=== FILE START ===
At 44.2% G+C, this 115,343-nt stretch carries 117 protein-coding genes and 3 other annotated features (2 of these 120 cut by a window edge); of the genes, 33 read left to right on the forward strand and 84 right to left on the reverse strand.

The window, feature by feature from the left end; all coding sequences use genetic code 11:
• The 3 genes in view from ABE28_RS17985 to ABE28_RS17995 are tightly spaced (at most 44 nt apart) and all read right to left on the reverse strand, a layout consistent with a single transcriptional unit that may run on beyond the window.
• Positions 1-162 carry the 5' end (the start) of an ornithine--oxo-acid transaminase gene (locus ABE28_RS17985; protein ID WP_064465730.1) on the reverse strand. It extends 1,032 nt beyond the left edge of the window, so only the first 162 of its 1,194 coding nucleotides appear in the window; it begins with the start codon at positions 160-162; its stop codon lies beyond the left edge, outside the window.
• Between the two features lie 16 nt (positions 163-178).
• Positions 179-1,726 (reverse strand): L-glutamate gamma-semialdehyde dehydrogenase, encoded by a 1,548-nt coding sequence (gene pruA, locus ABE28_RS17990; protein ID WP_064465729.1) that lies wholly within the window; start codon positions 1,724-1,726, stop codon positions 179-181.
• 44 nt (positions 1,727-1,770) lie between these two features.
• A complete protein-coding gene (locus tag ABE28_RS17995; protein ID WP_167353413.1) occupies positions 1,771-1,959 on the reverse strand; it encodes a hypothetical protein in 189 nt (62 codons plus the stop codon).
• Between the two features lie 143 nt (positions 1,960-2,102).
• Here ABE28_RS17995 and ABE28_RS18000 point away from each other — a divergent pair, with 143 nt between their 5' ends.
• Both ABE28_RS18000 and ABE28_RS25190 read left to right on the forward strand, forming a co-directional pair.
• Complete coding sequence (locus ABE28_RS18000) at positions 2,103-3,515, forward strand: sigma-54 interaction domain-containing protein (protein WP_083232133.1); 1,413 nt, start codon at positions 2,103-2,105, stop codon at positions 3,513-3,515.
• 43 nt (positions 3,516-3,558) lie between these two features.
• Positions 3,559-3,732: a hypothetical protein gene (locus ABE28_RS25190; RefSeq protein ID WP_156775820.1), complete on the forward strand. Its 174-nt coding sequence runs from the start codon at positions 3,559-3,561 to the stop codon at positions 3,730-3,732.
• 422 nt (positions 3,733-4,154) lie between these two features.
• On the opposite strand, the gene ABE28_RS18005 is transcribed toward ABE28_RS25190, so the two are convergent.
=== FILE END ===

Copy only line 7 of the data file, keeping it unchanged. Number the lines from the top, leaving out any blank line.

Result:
• 44 nt (positions 1,727-1,770) lie between these two features.